Morning Call: pick of the papers

The ten must-read pieces from this morning's newspapers.

1. Putin's veto sets Russia apart (Guardian)

Ignore Russia's public relations machine, says David Hearst: Putin has misread the turmoil in Syria as much as he has the protests at home.

2. It's time to support the opposition in the Syrian civil war (Financial Times)

Thanks to Russia and China, there is no guarantee Syria can avoid a bloody fate, write Malcolm Rifkind and Shashank Joshi.

3. Moral Blindness (Times) (£)

Russia and China acted for self-serving motives in vetoing the Security Council's condemnation of the bloodshed in Syria, says this leading article.

4. Oxford should refuse the Iron Lady this honour (Independent)

Baroness Thatcher's ideas should be freely taught, says Yasmin Alibhai-Brown, but a centre bearing her name would be a sign of undisputed greatness.

5. How Britain's migrants sewed the fabric of the nation (Guardian)

History shows it's hard to pick out which migrants will be good for the UK, says Robert Winder. It is risky for the state to try.

6. Britain won't create a Facebook until we learn to praise success (Daily Telegraph)

Unemployment is falling in the US, where wealth-creators are applauded, rather than denounced, writes Boris Johnson.

7. This 11-year exercise in self-delusion must end (Times) (£)

Our intervention in Afghanistan has been disastrous. Let's make the final months count, says Paddy Ashdown.

8. The how-to guide to toppling tyrants (Financial Times)

George B. N. Ayittey, an expert in the nature and flaws of tyranny, explains why undermining dictators is a science that requires time and thought.

9. What Whitehall could learn from Washington (Independent)

This leading article argues that ministers should introduce fresh blood into a service whose signal defect remains its institutional aversion to change.

10. The Iron Professor has one year to save Italy (Times) (£)

Mario Monti is trying to shock his country out of decline, says Bill Emmott -- but will he survive strikes and recession?

Grant Shapps on the campaign trail. Photo: Getty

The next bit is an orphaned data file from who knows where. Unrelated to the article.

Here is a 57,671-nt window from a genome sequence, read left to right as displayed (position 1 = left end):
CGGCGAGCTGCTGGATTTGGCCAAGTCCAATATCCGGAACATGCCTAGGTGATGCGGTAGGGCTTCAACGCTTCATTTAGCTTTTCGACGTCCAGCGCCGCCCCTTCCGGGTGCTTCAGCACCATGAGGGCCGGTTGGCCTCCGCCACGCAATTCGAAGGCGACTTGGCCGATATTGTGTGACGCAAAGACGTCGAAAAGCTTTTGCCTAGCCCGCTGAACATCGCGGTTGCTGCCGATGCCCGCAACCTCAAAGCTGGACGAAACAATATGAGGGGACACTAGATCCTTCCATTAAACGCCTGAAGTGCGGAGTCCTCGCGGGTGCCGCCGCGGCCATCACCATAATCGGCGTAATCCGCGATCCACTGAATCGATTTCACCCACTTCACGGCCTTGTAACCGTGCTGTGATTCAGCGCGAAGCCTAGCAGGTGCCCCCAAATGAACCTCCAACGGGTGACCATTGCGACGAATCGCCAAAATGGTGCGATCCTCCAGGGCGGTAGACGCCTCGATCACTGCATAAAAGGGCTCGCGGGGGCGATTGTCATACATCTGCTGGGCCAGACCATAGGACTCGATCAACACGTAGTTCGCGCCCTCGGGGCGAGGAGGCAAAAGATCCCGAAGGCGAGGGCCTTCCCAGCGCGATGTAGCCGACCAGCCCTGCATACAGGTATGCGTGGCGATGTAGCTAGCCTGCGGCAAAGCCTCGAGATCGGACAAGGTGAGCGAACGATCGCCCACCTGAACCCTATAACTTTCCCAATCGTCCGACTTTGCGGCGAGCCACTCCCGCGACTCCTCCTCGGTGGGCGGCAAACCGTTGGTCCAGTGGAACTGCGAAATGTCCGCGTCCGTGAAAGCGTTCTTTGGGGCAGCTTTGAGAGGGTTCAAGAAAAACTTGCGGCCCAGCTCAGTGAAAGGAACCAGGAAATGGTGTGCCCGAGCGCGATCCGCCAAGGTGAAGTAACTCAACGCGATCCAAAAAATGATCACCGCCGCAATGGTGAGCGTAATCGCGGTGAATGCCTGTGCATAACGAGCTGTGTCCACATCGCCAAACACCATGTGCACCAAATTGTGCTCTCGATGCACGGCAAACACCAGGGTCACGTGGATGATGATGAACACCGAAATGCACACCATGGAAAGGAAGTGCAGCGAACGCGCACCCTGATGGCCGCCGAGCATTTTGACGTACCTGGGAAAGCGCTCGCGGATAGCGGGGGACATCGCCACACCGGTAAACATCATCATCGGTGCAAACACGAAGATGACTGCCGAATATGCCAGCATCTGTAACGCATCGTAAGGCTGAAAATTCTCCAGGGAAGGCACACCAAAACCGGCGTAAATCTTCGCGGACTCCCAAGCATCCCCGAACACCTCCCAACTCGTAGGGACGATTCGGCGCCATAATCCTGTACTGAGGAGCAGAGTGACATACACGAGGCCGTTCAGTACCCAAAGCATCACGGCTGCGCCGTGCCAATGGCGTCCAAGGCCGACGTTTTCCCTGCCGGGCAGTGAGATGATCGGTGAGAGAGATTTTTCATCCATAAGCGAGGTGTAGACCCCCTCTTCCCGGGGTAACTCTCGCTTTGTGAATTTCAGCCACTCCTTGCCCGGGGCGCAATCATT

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Grant Shapps resigns over Tory youth wing bullying scandal

The minister, formerly party chairman, has resigned over allegations of bullying and blackmail made against a Tory activist. 

Grant Shapps, who was a key figure in the Tory general election campaign, has resigned following allegations about a bullying scandal among Conservative activists.

Shapps was formerly party chairman, but was demoted to international development minister after May. His formal statement is expected shortly.

The resignation follows lurid claims about bullying and blackmail among Tory activists. One, Mark Clarke, has been accused of putting pressure on a fellow activist who complained about his behaviour to withdraw the allegation. The complainant, Elliot Johnson, later killed himself.

The junior Treasury minister Robert Halfon also revealed that he had an affair with a young activist after being warned that Clarke planned to blackmail him over the relationship. Former Tory chair Sayeedi Warsi says that she was targeted by Clarke on Twitter, where he tried to portray her as an anti-semite. 

Shapps appointed Mark Clarke to run RoadTrip 2015, where young Tory activists toured key marginals on a bus before the general election. 

Today, the Guardian published an emotional interview with the parents of 21-year-old Elliot Johnson, the activist who killed himself, in which they called for Shapps to consider his position. Ray Johnson also spoke to BBC's Newsnight:


The Johnson family claimed that Shapps and co-chair Andrew Feldman had failed to act on complaints made against Clarke. Feldman says he did not hear of the bullying claims until August. 

Asked about the case at a conference in Malta, David Cameron pointedly refused to offer Shapps his full backing, saying a statement would be released. “I think it is important that on the tragic case that took place that the coroner’s inquiry is allowed to proceed properly," he added. “I feel deeply for his parents, It is an appalling loss to suffer and that is why it is so important there is a proper coroner’s inquiry. In terms of what the Conservative party should do, there should be and there is a proper inquiry that asks all the questions as people come forward. That will take place. It is a tragic loss of a talented young life and it is not something any parent should go through and I feel for them deeply.” 

Mark Clarke denies any wrongdoing.

Helen Lewis is deputy editor of the New Statesman. She has presented BBC Radio 4’s Week in Westminster and is a regular panellist on BBC1’s Sunday Politics.